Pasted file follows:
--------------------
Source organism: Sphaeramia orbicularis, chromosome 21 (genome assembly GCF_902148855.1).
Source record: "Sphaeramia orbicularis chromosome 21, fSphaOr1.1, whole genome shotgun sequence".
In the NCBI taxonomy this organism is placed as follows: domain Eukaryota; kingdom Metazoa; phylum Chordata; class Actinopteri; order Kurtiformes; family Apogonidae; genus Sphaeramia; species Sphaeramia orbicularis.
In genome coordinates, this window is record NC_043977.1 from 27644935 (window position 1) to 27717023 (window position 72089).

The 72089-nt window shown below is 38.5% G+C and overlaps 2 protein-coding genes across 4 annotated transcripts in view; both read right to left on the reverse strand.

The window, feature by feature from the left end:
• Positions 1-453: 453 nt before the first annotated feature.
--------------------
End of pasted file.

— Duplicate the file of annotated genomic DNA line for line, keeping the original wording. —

Source organism: Sphaeramia orbicularis, chromosome 21 (genome assembly GCF_902148855.1).
Source record: "Sphaeramia orbicularis chromosome 21, fSphaOr1.1, whole genome shotgun sequence".
In the NCBI taxonomy this organism is placed as follows: domain Eukaryota; kingdom Metazoa; phylum Chordata; class Actinopteri; order Kurtiformes; family Apogonidae; genus Sphaeramia; species Sphaeramia orbicularis.
In genome coordinates, this window is record NC_043977.1 from 27644935 (window position 1) to 27717023 (window position 72089).

The 72089-nt window shown below is 38.5% G+C and overlaps 2 protein-coding genes across 4 annotated transcripts in view; both read right to left on the reverse strand.

The window, feature by feature from the left end:
• Positions 1-453: 453 nt before the first annotated feature.